Hopefully by the time you are reading this, the issue will have been resolved. But it should have never come to this. On Wednesday October 17, 2019 it was reported by multiple news outlets that Nashville’s homeless shelters would not be opening due to funding issues. The emergency shelters would remain closed, leaving many who are homeless out in the cold. (Tennessean: Thriving Nashville says it won’t open homeless shelters, prompting outcry).
Many who cried out about this also cited a few factors that are crucial to look at:
- The city has moved heaven and earth to host the NFL Draft, prepare for a soccer franchise, host the Titans and Predators events, build the new Music City Center, and become attractive for many companies to headquarter their staff in Nashville. Mayor David Briley showed how agile the city truly is when cherry blossom trees were to be mulched for the NFL Draft Stage in a last minute accommodation. He was more than willing to do it at a moment’s notice but outcry led to relocation. So the city is agile and responsive when it comes to things like the NFL Draft. (Read about the outcry in this article by the Tennessean: Cherry tree outcry inspires relocation plan, apology from Nashville’s local NFL Draft organizers).
- We also have to look at this as a problem we helped create. I worked with the homeless in Los Angeles. One of the first questions I asked hundreds of homeless people during an registration process was ‘where are you from?’ and they came from all around. Here in Nashville many of the new homeless are people who’s rents grew by large amounts due to new landlords, new rental property owners, out of state investors buying up already rented out homes / apartments and other scenarios that, in the name of growing into an “IT City” forced many people from their homes into homelessness. Our homeless don’t come from all over the nation like in Los Angeles. Ours are here and we contributed to the problem by our pursuit of higher property values, home sales to out of state investors, and continuing development / gentrification. We wanted a different kind of city but that comes at a cost. (WKRN reported on this: Nashville 2018: Relationship Between Homelessness and Rent).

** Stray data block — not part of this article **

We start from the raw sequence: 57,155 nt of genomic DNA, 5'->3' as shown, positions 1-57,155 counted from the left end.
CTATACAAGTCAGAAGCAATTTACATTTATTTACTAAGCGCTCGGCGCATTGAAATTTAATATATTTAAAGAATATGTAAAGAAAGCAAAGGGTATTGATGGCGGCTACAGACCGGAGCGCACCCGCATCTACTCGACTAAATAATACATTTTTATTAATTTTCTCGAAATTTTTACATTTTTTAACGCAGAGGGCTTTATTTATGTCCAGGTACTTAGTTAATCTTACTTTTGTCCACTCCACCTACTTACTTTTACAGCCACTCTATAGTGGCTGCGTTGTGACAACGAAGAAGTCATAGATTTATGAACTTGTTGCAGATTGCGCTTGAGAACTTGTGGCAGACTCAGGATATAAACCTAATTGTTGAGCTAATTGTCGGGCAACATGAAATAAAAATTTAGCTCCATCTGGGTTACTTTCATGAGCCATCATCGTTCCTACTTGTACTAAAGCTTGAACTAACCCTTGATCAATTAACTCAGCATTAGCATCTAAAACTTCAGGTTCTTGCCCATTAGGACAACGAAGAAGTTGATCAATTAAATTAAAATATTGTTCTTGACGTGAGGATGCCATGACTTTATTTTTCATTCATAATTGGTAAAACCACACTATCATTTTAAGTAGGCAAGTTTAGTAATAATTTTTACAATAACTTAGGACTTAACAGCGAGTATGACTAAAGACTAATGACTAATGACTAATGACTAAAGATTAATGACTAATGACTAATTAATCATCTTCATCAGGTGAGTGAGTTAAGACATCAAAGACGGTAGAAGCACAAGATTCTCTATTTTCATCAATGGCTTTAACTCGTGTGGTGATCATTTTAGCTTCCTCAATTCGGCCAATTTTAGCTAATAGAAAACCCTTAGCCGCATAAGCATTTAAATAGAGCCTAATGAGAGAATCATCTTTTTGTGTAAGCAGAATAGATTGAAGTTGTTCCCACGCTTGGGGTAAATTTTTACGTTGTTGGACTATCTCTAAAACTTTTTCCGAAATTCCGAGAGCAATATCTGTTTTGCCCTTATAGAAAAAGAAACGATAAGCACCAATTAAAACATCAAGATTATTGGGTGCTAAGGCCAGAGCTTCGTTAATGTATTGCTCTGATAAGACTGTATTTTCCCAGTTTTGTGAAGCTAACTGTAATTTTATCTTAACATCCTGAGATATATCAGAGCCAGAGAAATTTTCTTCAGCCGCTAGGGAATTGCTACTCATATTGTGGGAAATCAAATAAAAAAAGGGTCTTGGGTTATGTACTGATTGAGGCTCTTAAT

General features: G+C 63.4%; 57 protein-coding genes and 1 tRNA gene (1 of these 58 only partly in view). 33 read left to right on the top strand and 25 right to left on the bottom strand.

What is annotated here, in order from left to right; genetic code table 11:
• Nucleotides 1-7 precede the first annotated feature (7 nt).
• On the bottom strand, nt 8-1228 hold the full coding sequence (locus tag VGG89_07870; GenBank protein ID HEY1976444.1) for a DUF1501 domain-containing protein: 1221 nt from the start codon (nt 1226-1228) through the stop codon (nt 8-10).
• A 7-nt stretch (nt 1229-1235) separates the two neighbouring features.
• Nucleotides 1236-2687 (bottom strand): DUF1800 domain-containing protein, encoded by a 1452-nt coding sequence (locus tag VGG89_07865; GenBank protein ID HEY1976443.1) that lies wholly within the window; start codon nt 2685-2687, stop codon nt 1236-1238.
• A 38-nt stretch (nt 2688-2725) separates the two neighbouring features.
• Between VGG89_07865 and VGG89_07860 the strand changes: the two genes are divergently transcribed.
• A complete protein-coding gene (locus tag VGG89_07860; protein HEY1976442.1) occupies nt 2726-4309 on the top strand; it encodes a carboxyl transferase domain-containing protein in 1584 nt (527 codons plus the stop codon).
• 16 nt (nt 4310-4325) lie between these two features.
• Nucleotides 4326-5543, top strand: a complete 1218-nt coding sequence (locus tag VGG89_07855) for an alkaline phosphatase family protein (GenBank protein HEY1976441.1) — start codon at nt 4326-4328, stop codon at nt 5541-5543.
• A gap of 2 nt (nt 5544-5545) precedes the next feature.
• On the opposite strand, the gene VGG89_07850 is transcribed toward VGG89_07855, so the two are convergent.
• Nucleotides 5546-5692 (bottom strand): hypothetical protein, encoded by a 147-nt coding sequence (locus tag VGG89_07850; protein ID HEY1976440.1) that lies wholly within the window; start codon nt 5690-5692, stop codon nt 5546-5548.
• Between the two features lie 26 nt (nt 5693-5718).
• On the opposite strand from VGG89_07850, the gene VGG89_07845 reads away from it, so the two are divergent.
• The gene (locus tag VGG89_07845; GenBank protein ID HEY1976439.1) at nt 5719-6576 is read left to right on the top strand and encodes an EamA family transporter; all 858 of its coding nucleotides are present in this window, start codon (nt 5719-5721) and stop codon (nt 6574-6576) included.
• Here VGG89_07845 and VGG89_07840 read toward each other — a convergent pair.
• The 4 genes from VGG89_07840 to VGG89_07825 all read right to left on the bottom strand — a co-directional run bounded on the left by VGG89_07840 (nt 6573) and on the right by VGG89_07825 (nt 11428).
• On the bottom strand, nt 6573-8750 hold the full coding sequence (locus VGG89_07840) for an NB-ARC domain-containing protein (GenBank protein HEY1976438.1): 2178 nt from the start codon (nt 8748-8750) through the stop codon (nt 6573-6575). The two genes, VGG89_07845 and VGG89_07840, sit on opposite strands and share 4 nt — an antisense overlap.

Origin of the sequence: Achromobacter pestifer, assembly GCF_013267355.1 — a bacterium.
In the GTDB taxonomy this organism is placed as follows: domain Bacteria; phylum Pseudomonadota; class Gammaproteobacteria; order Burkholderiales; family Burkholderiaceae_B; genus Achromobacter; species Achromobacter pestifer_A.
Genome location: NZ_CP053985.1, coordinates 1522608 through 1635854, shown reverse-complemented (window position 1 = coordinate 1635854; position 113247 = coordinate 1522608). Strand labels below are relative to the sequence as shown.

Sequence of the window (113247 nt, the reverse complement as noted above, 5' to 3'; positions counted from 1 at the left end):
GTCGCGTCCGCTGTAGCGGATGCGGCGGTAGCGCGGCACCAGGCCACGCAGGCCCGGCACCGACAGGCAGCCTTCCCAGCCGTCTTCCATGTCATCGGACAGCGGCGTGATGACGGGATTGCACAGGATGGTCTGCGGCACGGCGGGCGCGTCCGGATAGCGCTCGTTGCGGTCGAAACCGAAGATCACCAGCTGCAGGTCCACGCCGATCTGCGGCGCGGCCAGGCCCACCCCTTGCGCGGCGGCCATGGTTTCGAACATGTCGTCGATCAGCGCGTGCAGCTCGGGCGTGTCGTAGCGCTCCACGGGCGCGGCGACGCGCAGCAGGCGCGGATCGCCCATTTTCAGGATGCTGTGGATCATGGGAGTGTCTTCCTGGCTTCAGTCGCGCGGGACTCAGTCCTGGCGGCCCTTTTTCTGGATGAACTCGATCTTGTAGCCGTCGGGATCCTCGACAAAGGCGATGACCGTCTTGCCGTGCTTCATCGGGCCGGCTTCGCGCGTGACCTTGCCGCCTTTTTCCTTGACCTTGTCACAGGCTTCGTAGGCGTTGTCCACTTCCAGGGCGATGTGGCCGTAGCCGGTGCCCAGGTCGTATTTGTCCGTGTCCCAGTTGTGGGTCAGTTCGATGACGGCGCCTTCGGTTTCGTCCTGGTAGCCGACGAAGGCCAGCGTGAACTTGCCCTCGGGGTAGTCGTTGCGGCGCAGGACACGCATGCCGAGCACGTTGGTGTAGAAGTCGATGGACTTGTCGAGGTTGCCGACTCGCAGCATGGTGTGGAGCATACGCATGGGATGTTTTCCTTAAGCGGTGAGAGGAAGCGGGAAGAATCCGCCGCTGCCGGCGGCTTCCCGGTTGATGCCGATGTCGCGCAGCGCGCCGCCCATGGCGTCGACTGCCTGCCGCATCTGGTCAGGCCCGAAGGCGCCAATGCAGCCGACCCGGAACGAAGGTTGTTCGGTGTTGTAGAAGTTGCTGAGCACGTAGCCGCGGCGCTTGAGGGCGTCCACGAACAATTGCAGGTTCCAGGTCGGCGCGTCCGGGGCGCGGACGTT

- Finally, the cries are out for churches to step up and help. Many of the area churches have seen unprecedented benevolence needs and requests. But sometimes when churches do try to open up their doors to the homeless or even look to help solve the problem they get community pushback. A church in East Nashville was sued when they tried to help. Churches own much of the prime real estate in the country due to their former prominence in the community in the 19th and 20th centuries, an prominence and relevance that has since eroded. Now these entities are situated in areas with high property values. Homeowners don’t want the homeless in their own backyards, so they sue. For those crying the church should open its doors, they do try. (For more info, read the Newschannel 5 report: Tiny Homes Lawsuit Could Have Statewide Consequences).
By the time you have hit the end of this article, I hope Mayor Cooper and Vice-Mayor Shulman come to some kind of solution. But for now, I thought it was important to review these three key critical factors that I think are important when reviewing this situation overall. We move heaven and earth when we want to as a city, we caused part of this and continue to in pursuit of being an “It City” and churches have tried to help – sometimes being shut down in their efforts by the very community they exist in. Mayor Cooper has a task ahead of him if he truly wants this to be a Nashville for “everybody”, it means “everybody” – homeless included.